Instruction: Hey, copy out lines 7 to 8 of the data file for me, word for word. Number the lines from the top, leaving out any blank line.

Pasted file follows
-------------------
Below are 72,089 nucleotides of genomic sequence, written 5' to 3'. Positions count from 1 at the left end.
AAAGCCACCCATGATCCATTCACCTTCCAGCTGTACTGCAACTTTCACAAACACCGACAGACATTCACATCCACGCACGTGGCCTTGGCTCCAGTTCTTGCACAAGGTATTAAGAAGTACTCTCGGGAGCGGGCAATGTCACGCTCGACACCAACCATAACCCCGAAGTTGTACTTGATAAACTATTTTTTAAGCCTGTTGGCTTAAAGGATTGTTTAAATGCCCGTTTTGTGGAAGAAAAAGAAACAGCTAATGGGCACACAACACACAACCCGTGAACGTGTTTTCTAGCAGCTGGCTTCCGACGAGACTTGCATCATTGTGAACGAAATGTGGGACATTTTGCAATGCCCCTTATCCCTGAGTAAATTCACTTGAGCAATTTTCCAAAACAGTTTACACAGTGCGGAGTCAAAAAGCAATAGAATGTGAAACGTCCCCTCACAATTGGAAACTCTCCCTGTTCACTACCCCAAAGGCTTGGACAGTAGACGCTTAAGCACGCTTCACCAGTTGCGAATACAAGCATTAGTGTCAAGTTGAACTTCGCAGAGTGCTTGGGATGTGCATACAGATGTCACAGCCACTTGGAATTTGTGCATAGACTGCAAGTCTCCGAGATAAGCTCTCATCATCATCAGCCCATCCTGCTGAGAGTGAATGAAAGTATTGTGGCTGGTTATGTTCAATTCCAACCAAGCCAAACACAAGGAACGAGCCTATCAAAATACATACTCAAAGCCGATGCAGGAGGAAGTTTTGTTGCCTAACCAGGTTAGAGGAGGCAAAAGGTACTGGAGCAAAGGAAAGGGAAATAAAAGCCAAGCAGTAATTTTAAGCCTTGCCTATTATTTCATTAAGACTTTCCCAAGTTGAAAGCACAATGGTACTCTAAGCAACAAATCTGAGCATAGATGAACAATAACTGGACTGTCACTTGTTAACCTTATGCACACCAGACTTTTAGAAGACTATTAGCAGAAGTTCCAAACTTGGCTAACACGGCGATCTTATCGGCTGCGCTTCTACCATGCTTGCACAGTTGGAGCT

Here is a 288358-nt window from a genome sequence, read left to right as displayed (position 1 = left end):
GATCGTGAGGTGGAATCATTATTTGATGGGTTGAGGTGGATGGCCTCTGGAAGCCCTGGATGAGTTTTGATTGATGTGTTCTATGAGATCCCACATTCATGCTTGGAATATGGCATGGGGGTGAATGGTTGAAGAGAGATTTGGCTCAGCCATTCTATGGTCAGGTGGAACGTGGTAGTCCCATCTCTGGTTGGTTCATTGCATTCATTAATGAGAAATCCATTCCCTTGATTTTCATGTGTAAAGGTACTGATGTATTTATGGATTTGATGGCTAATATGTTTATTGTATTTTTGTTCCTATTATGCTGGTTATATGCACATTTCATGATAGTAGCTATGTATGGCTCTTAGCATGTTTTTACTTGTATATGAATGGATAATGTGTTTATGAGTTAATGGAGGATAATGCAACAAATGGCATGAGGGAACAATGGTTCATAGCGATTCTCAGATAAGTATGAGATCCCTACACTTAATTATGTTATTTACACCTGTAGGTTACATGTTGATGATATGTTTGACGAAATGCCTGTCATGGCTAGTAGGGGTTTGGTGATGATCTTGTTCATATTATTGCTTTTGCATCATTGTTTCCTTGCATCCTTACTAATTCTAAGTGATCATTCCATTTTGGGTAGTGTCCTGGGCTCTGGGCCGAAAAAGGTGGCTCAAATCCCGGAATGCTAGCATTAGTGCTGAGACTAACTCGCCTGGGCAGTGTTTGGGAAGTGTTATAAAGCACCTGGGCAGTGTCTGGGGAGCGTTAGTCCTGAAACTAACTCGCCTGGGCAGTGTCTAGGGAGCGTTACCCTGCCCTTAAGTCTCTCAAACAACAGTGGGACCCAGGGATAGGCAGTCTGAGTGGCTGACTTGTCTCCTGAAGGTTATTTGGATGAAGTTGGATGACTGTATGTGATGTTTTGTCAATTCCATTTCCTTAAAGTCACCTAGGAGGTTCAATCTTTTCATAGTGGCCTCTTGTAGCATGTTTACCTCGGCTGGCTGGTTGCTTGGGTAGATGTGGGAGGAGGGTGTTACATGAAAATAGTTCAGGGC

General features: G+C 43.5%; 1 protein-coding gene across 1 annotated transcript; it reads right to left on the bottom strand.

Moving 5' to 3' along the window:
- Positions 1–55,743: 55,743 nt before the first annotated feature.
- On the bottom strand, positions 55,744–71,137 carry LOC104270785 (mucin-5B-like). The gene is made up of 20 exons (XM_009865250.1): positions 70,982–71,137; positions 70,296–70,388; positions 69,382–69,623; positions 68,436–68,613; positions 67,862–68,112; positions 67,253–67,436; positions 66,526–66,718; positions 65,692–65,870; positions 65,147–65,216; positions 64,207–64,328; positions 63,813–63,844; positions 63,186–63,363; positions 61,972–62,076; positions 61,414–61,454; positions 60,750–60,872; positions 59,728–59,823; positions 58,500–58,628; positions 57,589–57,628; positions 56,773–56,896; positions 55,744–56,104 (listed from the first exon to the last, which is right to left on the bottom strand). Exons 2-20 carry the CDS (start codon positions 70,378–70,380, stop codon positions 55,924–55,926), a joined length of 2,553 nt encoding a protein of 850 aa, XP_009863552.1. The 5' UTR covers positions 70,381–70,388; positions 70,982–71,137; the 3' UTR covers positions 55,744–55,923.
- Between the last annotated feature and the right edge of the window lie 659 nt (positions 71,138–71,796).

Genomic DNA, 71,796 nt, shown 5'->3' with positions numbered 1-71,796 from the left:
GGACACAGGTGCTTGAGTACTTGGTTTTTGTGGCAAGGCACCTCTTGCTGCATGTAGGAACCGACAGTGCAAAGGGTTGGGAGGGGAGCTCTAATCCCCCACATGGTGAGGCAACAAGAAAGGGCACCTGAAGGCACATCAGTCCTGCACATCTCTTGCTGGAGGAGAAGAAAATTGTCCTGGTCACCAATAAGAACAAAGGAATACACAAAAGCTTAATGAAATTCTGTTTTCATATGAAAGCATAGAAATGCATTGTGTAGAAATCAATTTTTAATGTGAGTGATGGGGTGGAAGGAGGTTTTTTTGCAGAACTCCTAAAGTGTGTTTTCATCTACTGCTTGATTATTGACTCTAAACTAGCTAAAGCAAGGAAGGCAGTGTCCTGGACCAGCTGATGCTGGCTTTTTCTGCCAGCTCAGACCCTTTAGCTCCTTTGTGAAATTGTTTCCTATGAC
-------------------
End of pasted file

- Positions 1–55,743: 55,743 nt before the first annotated feature.
- On the bottom strand, positions 55,744–71,137 carry LOC104270785 (mucin-5B-like). The gene is made up of 20 exons (XM_009865250.1): positions 70,982–71,137; positions 70,296–70,388; positions 69,382–69,623; positions 68,436–68,613; positions 67,862–68,112; positions 67,253–67,436; positions 66,526–66,718; positions 65,692–65,870; positions 65,147–65,216; positions 64,207–64,328; positions 63,813–63,844; positions 63,186–63,363; positions 61,972–62,076; positions 61,414–61,454; positions 60,750–60,872; positions 59,728–59,823; positions 58,500–58,628; positions 57,589–57,628; positions 56,773–56,896; positions 55,744–56,104 (listed from the first exon to the last, which is right to left on the bottom strand). Exons 2-20 carry the CDS (start codon positions 70,378–70,380, stop codon positions 55,924–55,926), a joined length of 2,553 nt encoding a protein of 850 aa, XP_009863552.1. The 5' UTR covers positions 70,381–70,388; positions 70,982–71,137; the 3' UTR covers positions 55,744–55,923.